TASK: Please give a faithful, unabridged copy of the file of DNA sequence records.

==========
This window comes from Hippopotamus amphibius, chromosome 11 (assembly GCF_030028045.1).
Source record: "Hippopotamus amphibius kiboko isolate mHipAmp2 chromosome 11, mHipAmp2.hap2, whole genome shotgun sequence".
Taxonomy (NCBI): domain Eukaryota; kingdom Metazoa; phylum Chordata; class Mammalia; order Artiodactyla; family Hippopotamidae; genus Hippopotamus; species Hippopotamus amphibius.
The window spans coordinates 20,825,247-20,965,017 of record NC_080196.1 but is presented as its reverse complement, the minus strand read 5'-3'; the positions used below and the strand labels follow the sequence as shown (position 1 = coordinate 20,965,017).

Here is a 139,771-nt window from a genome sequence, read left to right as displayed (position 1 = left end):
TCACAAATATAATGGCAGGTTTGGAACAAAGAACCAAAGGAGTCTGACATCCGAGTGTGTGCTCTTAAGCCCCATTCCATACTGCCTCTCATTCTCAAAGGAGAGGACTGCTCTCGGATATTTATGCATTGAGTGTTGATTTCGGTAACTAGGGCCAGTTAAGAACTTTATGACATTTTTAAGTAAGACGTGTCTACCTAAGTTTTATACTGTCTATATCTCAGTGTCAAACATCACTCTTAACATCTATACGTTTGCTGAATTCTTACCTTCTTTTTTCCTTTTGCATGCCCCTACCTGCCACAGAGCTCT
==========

This window comes from Hippopotamus amphibius, chromosome 11 (assembly GCF_030028045.1).
Source record: "Hippopotamus amphibius kiboko isolate mHipAmp2 chromosome 11, mHipAmp2.hap2, whole genome shotgun sequence".
Taxonomy (NCBI): domain Eukaryota; kingdom Metazoa; phylum Chordata; class Mammalia; order Artiodactyla; family Hippopotamidae; genus Hippopotamus; species Hippopotamus amphibius.
The window spans coordinates 20,825,247-20,965,017 of record NC_080196.1 but is presented as its reverse complement, the minus strand read 5'-3'; the positions used below and the strand labels follow the sequence as shown (position 1 = coordinate 20,965,017).

Here is a 139,771-nt window from a genome sequence, read left to right as displayed (position 1 = left end):
TCACAAATATAATGGCAGGTTTGGAACAAAGAACCAAAGGAGTCTGACATCCGAGTGTGTGCTCTTAAGCCCCATTCCATACTGCCTCTCATTCTCAAAGGAGAGGACTGCTCTCGGATATTTATGCATTGAGTGTTGATTTCGGTAACTAGGGCCAGTTAAGAACTTTATGACATTTTTAAGTAAGACGTGTCTACCTAAGTTTTATACTGTCTATATCTCAGTGTCAAACATCACTCTTAACATCTATACGTTTGCTGAATTCTTACCTTCTTTTTTCCTTTTGCATGCCCCTACCTGCCACAGAGCTCT